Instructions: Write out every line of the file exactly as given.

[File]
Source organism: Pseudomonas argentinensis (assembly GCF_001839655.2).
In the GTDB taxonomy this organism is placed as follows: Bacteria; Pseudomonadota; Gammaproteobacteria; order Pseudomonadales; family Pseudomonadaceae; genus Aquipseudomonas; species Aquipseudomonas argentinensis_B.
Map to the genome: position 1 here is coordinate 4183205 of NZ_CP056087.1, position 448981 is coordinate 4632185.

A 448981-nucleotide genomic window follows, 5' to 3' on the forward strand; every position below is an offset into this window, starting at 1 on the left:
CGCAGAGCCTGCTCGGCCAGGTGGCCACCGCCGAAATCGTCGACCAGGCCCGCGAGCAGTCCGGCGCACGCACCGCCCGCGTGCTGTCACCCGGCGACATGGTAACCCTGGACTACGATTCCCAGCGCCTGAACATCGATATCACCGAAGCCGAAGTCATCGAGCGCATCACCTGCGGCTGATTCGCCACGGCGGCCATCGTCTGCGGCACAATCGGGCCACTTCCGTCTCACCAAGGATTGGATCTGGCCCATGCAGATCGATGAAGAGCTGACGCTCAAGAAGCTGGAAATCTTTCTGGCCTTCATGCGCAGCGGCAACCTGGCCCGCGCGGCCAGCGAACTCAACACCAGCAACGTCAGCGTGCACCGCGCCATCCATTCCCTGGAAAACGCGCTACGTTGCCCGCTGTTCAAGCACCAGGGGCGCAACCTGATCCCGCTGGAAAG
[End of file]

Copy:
Source organism: Pseudomonas argentinensis (assembly GCF_001839655.2).
In the GTDB taxonomy this organism is placed as follows: Bacteria; Pseudomonadota; Gammaproteobacteria; order Pseudomonadales; family Pseudomonadaceae; genus Aquipseudomonas; species Aquipseudomonas argentinensis_B.
Map to the genome: position 1 here is coordinate 4183205 of NZ_CP056087.1, position 448981 is coordinate 4632185.

A 448981-nucleotide genomic window follows, 5' to 3' on the forward strand; every position below is an offset into this window, starting at 1 on the left:
CGCAGAGCCTGCTCGGCCAGGTGGCCACCGCCGAAATCGTCGACCAGGCCCGCGAGCAGTCCGGCGCACGCACCGCCCGCGTGCTGTCACCCGGCGACATGGTAACCCTGGACTACGATTCCCAGCGCCTGAACATCGATATCACCGAAGCCGAAGTCATCGAGCGCATCACCTGCGGCTGATTCGCCACGGCGGCCATCGTCTGCGGCACAATCGGGCCACTTCCGTCTCACCAAGGATTGGATCTGGCCCATGCAGATCGATGAAGAGCTGACGCTCAAGAAGCTGGAAATCTTTCTGGCCTTCATGCGCAGCGGCAACCTGGCCCGCGCGGCCAGCGAACTCAACACCAGCAACGTCAGCGTGCACCGCGCCATCCATTCCCTGGAAAACGCGCTACGTTGCCCGCTGTTCAAGCACCAGGGGCGCAACCTGATCCCGCTGGAAAG